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June 29, 2011

Musty Odor Prompts Tylenol Caplet Recall

Spine Experts Repudiate Medtronic Studies

Medtronic Surgeons Held Back, Study Says

Denver Jury Acquits Xcel Energy in Workers' Deaths

VA Hospital Settles With Man Blinded During Routine Cataract Operation

US Supreme Court Sides With Foreign Businesses

Suit Filed over Amtrak Crash that Killed Six

5th U.S. Circuit Court of Appeals: Torts - loss of consortium

Houston's 1st Court of Appeals: Torts - Texas Tort Claims Act

Houston's 1st Court of Appeals: Torts - premises-defect claim

Texas Supreme Court: Torts - Texas Tort Claims Act

 

 

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Musty Odor Prompts Tylenol Caplet Recall

Johnson and Johnson has issued a recall of 60,912 bottles of Extra-Strength Tylenol caplets due to a "musty, moldy odor" coming from the bottles. The company reported the odor could be caused by a preservative used to treat the wood pallets that transport the products. The chemical is not toxic but it can cause gastrointestinal irritation.  Katherine Hobson, WSJ Blogs  06/28/2011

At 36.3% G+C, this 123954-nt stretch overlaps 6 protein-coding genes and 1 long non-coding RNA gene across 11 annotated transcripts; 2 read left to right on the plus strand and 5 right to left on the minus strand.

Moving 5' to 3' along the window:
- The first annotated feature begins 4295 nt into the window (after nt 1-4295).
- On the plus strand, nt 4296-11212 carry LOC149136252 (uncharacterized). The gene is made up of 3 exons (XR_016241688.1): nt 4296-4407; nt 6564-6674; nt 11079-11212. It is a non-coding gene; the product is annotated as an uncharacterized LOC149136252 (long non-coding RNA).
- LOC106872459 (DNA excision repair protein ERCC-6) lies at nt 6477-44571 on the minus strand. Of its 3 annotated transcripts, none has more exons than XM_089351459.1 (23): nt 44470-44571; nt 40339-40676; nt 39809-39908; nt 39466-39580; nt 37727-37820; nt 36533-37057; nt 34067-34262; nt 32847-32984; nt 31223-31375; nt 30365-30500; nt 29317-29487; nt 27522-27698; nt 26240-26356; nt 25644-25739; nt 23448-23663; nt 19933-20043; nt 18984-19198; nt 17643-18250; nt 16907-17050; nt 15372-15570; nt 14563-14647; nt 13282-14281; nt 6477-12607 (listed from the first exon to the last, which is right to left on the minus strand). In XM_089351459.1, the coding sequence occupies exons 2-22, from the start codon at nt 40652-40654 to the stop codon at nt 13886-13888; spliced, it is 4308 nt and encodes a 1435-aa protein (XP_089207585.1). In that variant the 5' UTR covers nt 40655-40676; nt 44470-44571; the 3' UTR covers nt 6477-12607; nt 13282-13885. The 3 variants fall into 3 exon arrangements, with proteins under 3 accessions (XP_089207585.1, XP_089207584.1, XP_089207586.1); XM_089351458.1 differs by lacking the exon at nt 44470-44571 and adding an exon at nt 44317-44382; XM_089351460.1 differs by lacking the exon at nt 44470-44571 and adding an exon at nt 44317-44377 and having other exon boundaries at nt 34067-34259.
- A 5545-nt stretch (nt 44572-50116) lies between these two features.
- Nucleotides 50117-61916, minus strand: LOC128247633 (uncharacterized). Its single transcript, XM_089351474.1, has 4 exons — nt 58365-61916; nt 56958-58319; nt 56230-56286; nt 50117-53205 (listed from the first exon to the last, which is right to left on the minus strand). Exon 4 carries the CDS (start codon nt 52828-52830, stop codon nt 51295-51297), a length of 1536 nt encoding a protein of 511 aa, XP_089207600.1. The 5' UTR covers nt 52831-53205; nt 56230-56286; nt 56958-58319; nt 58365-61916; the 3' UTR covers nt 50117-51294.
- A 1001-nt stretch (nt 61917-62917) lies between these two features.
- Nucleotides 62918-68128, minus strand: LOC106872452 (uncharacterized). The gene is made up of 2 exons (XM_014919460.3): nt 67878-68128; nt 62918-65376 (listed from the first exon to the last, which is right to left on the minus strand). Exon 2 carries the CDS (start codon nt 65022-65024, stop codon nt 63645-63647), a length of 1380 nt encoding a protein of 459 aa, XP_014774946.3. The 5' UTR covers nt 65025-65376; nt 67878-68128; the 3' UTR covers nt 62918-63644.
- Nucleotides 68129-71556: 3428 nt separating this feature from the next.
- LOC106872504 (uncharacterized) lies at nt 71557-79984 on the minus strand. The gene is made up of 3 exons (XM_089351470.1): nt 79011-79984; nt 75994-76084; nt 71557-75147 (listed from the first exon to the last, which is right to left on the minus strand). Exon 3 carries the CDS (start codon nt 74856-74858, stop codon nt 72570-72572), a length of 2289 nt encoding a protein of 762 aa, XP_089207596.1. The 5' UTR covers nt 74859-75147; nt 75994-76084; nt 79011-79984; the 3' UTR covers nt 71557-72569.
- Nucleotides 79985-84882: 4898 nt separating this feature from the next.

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Spine Experts Repudiate Medtronic Studies

In an extraordinary move, a group of spine specialists are publicly repudiating the research of other experts that has backed the widespread use of a Medtronic bone growth product. In a series of reports published in a medical journal on Tuesday, the specialists called the research misleading and biased. The repudiation, appearing in a full issue of The Spine Journal devoted to the topic, represents a watershed in the long-running debate over conflicts of interest for the sponsorship of scientific studies by makers of drugs and medical devices.  BARRY MEIER & DUFF WILSON, The New York Times  06/29/2011

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Medtronic Surgeons Held Back, Study Says

Surgeons who conducted clinical trials to test a Medtronic Inc. bone-growth protein widely used in spine surgery didn't report serious complications that arose in those trials in their research papers, a new study says. Over the past decade, 15 of those surgeons have collectively received at least $62 million from the medical-device giant for unrelated work, according to a Wall Street Journal analysis of Medtronic documents and of recent disclosures made on the company's website.  JOHN CARREYROU & TOM MCGINTY , Wall Street Journal - $$ Subscription Required  06/29/2011